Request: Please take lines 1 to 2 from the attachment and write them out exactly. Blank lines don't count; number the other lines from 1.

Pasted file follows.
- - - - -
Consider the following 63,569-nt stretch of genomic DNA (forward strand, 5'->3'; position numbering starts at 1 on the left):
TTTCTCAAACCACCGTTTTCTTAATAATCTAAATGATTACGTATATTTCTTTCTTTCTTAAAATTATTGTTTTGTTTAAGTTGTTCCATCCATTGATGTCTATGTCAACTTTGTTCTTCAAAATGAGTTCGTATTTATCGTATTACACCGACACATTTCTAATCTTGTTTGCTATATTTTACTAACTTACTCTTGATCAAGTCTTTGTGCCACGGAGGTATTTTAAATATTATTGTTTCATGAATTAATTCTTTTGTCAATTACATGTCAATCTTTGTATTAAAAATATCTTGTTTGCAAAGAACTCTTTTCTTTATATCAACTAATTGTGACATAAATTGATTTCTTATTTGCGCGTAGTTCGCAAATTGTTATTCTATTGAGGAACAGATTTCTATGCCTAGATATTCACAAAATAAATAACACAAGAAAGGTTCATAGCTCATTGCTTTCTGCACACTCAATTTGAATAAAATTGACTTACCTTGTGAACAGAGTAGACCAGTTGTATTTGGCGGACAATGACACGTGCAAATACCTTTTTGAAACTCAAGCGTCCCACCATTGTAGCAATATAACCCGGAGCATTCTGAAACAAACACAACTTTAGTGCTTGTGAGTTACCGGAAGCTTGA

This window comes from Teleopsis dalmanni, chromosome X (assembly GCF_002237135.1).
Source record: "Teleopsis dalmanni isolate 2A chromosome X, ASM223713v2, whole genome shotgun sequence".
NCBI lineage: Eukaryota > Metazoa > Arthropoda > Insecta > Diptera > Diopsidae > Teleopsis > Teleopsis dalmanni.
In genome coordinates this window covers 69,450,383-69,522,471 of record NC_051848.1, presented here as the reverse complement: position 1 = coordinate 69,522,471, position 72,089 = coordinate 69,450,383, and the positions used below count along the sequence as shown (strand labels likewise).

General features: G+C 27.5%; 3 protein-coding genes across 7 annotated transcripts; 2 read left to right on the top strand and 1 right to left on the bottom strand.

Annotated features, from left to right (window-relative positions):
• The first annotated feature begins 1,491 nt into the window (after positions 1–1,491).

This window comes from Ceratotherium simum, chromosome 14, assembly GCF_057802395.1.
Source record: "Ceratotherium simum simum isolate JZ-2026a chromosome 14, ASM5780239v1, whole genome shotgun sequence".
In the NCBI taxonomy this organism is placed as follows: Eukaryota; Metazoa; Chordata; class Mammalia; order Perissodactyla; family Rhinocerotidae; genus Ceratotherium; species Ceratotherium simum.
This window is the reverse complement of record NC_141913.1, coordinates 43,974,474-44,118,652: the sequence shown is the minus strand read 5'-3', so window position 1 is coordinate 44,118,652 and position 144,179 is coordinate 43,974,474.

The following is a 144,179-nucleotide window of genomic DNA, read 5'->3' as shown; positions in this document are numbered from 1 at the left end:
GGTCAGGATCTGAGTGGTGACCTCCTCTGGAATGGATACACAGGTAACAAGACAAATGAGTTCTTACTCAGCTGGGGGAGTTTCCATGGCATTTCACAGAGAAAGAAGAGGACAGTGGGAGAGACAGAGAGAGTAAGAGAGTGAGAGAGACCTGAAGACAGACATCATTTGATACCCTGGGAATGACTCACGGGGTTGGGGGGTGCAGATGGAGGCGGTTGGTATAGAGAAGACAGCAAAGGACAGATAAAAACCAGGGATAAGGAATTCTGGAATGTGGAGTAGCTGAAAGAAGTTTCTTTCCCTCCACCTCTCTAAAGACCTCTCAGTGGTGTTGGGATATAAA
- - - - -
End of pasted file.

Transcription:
Consider the following 63,569-nt stretch of genomic DNA (forward strand, 5'->3'; position numbering starts at 1 on the left):
TTTCTCAAACCACCGTTTTCTTAATAATCTAAATGATTACGTATATTTCTTTCTTTCTTAAAATTATTGTTTTGTTTAAGTTGTTCCATCCATTGATGTCTATGTCAACTTTGTTCTTCAAAATGAGTTCGTATTTATCGTATTACACCGACACATTTCTAATCTTGTTTGCTATATTTTACTAACTTACTCTTGATCAAGTCTTTGTGCCACGGAGGTATTTTAAATATTATTGTTTCATGAATTAATTCTTTTGTCAATTACATGTCAATCTTTGTATTAAAAATATCTTGTTTGCAAAGAACTCTTTTCTTTATATCAACTAATTGTGACATAAATTGATTTCTTATTTGCGCGTAGTTCGCAAATTGTTATTCTATTGAGGAACAGATTTCTATGCCTAGATATTCACAAAATAAATAACACAAGAAAGGTTCATAGCTCATTGCTTTCTGCACACTCAATTTGAATAAAATTGACTTACCTTGTGAACAGAGTAGACCAGTTGTATTTGGCGGACAATGACACGTGCAAATACCTTTTTGAAACTCAAGCGTCCCACCATTGTAGCAATATAACCCGGAGCATTCTGAAACAAACACAACTTTAGTGCTTGTGAGTTACCGGAAGCTTGA